RNC member resigns over group's support for Roy Moore

A little more than 24 hours out from the first returns in Alabama, circumstances have conspired to make tomorrow a no-lose situation for Democrats and a no-win for Republicans. If Moore pulls through, or especially if he wins big, Dems will shrug it off on grounds that winning was always a longshot and will turn immediately to feasting on their new talking point about the GOP being the Party Of Roy. If Jones pulls the upset, they get to revel in Trump’s humiliation and start gaming out how they can make McConnell’s life even harder with a new, narrower 51/49 Senate.

For Republicans, it’s the opposite. If Moore loses, it’s a turnover in a state so red that virtually any no-name Republican could have held the seat without difficulty. Trumpers will bristle, not without reason, that moderates betrayed the party by crossing over for Jones. If Moore wins, McConnell gets to keep his current majority but now has to manage a new problem in which part of his caucus is disgusted by its newest member, who himself is an outspoken critic of the majority leader. And then it’ll be moderates who bristle, repulsed by a GOP that no longer seems to care about character in its candidates.

Win or lose, Wednesday will be a day of brutal recriminations for the right. RNC member Joyce Simmons of Nebraska couldn’t wait and has already bailed out.

“I strongly disagree with the recent RNC financial support directed to the Alabama Republican Party for use in the Roy Moore race. There is much I could say about this situation, but I will defer to this weekend’s comments by Senator Shelby,” she wrote in an email to fellow party officials. “I will miss so many of you that I knew well; and wish I could have continued my service to the national Republican Party that I used to know well.”

On Sunday, Alabama’s senior senator, Richard Shelby told CNN that his state deserves better than Moore and that he wrote in a candidate when he cast his ballot.

RNC members interviewed by the Weekly Standard were divided on Moore, some cheering him on, others recoiling. Maybe the RNC really *is* representative of the party! And what about chairman Ronna Romney McDaniel? She’s all aboard the Moore train, no? Well…

McDaniel has heard from donors infuriated by the move. At a dinner last week for nearly four dozen GOP donors, host Bobbie Kilberg, a well-connected Virginia Republican, told her — before the assembled crowd — that she opposed the decision.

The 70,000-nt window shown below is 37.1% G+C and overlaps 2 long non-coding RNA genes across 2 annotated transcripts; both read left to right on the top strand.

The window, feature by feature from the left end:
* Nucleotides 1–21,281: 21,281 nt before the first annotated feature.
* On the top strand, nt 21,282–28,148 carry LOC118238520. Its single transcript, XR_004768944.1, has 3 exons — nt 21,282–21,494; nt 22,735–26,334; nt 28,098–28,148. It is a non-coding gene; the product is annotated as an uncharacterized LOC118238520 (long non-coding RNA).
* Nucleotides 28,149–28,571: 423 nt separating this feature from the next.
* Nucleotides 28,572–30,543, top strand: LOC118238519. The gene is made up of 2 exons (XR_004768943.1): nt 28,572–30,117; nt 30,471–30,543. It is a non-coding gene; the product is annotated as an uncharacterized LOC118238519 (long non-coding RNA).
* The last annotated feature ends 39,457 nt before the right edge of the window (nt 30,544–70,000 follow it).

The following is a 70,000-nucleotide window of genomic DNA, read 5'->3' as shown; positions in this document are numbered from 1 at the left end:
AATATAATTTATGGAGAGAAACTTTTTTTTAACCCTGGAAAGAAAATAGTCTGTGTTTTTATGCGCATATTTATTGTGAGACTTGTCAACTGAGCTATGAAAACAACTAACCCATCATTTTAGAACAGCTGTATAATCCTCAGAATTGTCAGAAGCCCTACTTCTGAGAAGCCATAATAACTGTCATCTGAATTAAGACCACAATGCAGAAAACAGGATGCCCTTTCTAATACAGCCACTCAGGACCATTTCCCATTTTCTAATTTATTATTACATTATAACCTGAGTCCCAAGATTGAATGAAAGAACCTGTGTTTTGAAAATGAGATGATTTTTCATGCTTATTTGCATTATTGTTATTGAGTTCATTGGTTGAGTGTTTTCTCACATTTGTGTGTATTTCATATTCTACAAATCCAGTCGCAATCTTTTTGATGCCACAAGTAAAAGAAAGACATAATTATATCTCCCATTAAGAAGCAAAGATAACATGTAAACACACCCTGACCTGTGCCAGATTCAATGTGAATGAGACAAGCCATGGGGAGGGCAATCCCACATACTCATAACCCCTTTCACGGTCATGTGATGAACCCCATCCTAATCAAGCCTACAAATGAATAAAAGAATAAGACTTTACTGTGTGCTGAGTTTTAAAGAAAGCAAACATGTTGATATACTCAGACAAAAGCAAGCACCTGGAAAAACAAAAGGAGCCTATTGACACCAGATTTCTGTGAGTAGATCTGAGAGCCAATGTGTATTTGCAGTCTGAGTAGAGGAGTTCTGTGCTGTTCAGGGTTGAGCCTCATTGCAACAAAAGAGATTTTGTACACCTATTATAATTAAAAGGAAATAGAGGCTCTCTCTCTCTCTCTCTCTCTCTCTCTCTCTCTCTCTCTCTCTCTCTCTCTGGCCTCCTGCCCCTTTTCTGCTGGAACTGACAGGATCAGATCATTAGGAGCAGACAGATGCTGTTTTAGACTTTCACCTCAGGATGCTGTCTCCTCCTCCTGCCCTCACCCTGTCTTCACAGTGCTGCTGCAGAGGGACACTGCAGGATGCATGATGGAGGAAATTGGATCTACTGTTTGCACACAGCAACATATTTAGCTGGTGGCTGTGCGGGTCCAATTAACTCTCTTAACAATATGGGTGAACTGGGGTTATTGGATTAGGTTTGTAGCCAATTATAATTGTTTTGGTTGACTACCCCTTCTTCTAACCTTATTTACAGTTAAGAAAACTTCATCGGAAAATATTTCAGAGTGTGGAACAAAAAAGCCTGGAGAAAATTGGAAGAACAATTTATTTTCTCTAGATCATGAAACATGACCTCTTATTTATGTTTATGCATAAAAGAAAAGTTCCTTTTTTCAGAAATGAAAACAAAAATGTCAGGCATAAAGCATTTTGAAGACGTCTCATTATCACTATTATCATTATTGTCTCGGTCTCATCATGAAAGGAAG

“There are some things that are more important than a vote in the Senate,” Kilberg said in an interview. “Some things are more important, such as what the party stands for.”…

McDaniel herself has privately expressed unhappiness about investing on Moore’s behalf and felt blindsided by Trump’s decision to fully endorse him, said two people familiar with her thinking. But she feels she had little choice. The RNC, she has said, is the president’s de facto political arm.

If you missed it Friday, WaPo had a fun behind-the-scenes report on Trump’s deathless annoyance at Mitt Romney, having gone so far as to ask McDaniel — successfully — to drop “Romney” from her name professionally. (She’s Mitt’s niece.) Actual quote from the story: “Trump’s request to drop the maiden name, advisers said, came around the time he noted to others that ‘Romney’ often prompted boos at his events.” That’s a sign of a united party — the last nominee being lustily booed at the president’s rallies and his niece so conflicted that she feels obliged to acquiesce to a dopey request to change her name because of it. Jeff Flake signed his donation to Doug Jones, “Country over party.” For McDaniel, it’s party over family, I guess.

The polls are flying fast and furious today since it’s the eve of the election. Fox News’s bombshell showing Doug Jones up by 10 will get most of the ink but this new one from Monmouth is enjoyable purely as an exercise in how unpredictable the race is. Any poll’s outcome can be changed by tweaking assumptions about turnout, but how often does it change this dramatically?

Big turnout? Jones wins. Low turnout? Piece of cake for Moore. Projected turnout? Dead heat. If you missed it over the weekend, Mark Blumenthal of SurveyMonkey found similar results with an even more dramatic range of possible outcomes, varying from a nine-point blowout for Jones to a 10-point blowout for Moore — coincidentally almost the same results that were produced by the Fox News and Emerson polls published this morning. Tomorrow’s election is unusually suspenseful because turnout appears to be a total mystery even to the experts. Prepare for anything — but count on recriminations in conservative media the day after.